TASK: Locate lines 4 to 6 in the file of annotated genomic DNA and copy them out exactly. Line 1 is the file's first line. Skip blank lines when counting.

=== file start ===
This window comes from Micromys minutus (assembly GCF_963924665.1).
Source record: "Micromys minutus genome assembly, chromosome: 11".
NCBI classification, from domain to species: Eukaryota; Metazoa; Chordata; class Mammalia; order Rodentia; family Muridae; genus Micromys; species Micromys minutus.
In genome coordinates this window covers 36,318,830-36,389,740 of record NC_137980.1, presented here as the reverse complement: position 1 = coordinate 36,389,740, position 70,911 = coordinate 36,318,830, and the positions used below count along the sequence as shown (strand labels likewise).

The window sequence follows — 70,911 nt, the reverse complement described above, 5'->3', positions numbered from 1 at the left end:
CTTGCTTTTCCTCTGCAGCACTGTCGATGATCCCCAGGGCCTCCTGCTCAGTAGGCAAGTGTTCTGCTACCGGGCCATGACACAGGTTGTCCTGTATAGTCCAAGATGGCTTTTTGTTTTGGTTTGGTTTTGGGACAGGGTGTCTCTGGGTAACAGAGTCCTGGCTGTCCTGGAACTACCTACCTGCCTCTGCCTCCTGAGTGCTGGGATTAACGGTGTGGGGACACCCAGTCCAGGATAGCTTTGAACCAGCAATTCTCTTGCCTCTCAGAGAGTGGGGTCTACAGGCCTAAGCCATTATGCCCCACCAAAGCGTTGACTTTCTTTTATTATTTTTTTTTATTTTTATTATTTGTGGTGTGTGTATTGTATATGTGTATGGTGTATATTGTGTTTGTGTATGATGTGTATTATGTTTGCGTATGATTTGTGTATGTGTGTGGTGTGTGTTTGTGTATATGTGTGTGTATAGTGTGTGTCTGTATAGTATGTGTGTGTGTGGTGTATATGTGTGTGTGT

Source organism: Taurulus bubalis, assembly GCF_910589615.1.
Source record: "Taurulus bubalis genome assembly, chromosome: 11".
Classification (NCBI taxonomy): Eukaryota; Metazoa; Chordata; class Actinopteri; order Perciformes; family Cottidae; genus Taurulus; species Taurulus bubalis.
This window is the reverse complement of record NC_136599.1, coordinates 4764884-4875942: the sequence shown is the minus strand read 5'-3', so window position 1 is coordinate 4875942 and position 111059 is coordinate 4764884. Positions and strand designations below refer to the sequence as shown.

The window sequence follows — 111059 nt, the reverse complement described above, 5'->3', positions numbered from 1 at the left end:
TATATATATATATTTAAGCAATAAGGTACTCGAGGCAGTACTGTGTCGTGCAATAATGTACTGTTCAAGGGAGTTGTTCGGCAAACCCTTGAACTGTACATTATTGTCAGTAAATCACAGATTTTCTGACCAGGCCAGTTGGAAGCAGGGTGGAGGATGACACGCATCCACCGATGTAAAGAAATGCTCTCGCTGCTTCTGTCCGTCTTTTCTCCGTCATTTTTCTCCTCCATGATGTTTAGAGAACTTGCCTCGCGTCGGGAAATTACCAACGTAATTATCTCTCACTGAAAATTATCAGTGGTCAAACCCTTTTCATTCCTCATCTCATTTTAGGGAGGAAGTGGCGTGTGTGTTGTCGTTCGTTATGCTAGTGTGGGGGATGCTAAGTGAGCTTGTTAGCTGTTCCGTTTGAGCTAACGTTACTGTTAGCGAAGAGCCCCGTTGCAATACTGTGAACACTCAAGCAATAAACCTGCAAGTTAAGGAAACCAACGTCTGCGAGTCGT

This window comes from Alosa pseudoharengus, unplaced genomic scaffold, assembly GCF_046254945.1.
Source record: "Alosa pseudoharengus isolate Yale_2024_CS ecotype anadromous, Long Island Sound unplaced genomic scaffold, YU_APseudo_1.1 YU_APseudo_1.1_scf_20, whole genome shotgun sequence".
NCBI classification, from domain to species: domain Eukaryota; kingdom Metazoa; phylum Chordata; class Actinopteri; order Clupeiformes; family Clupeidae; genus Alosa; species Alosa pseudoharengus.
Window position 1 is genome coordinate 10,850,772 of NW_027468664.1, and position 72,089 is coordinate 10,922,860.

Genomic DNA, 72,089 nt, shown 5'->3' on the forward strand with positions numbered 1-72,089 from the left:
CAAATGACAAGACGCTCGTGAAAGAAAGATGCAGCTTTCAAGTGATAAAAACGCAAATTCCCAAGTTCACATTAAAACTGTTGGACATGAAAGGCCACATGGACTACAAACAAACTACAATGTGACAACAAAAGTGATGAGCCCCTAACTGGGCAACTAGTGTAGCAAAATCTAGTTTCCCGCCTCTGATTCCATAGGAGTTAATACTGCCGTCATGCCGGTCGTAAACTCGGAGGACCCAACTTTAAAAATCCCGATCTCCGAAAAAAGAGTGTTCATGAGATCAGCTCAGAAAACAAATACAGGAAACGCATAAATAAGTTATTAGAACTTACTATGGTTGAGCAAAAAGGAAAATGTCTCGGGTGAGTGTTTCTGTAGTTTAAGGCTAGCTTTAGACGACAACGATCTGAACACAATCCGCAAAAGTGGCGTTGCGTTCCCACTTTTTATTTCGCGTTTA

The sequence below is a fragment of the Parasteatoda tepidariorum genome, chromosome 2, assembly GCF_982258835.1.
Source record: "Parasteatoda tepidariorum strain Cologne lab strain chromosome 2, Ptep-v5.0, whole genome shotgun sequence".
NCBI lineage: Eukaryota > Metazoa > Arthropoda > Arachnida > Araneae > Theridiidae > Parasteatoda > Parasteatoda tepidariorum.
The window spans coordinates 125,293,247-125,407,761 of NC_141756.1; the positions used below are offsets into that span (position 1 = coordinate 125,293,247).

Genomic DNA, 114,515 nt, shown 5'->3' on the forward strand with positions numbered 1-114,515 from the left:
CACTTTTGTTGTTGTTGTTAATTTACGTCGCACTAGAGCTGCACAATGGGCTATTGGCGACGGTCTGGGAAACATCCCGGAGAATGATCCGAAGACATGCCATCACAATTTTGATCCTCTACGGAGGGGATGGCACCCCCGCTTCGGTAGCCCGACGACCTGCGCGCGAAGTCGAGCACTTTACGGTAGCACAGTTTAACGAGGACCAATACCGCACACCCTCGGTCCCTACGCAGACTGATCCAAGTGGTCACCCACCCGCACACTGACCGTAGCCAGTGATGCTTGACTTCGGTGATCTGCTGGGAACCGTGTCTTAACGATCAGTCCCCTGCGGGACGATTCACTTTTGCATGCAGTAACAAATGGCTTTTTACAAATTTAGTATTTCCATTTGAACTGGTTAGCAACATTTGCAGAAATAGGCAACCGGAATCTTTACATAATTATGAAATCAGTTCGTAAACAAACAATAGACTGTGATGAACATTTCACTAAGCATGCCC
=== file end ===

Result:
In genome coordinates this window covers 36,318,830-36,389,740 of record NC_137980.1, presented here as the reverse complement: position 1 = coordinate 36,389,740, position 70,911 = coordinate 36,318,830, and the positions used below count along the sequence as shown (strand labels likewise).

The window sequence follows — 70,911 nt, the reverse complement described above, 5'->3', positions numbered from 1 at the left end:
CTTGCTTTTCCTCTGCAGCACTGTCGATGATCCCCAGGGCCTCCTGCTCAGTAGGCAAGTGTTCTGCTACCGGGCCATGACACAGGTTGTCCTGTATAGTCCAAGATGGCTTTTTGTTTTGGTTTGGTTTTGGGACAGGGTGTCTCTGGGTAACAGAGTCCTGGCTGTCCTGGAACTACCTACCTGCCTCTGCCTCCTGAGTGCTGGGATTAACGGTGTGGGGACACCCAGTCCAGGATAGCTTTGAACCAGCAATTCTCTTGCCTCTCAGAGAGTGGGGTCTACAGGCCTAAGCCATTATGCCCCACCAAAGCGTTGACTTTCTTTTATTATTTTTTTTTATTTTTATTATTTGTGGTGTGTGTATTGTATATGTGTATGGTGTATATTGTGTTTGTGTATGATGTGTATTATGTTTGCGTATGATTTGTGTATGTGTGTGGTGTGTGTTTGTGTATATGTGTGTGTATAGTGTGTGTCTGTATAGTATGTGTGTGTGTGGTGTATATGTGTGTGTGT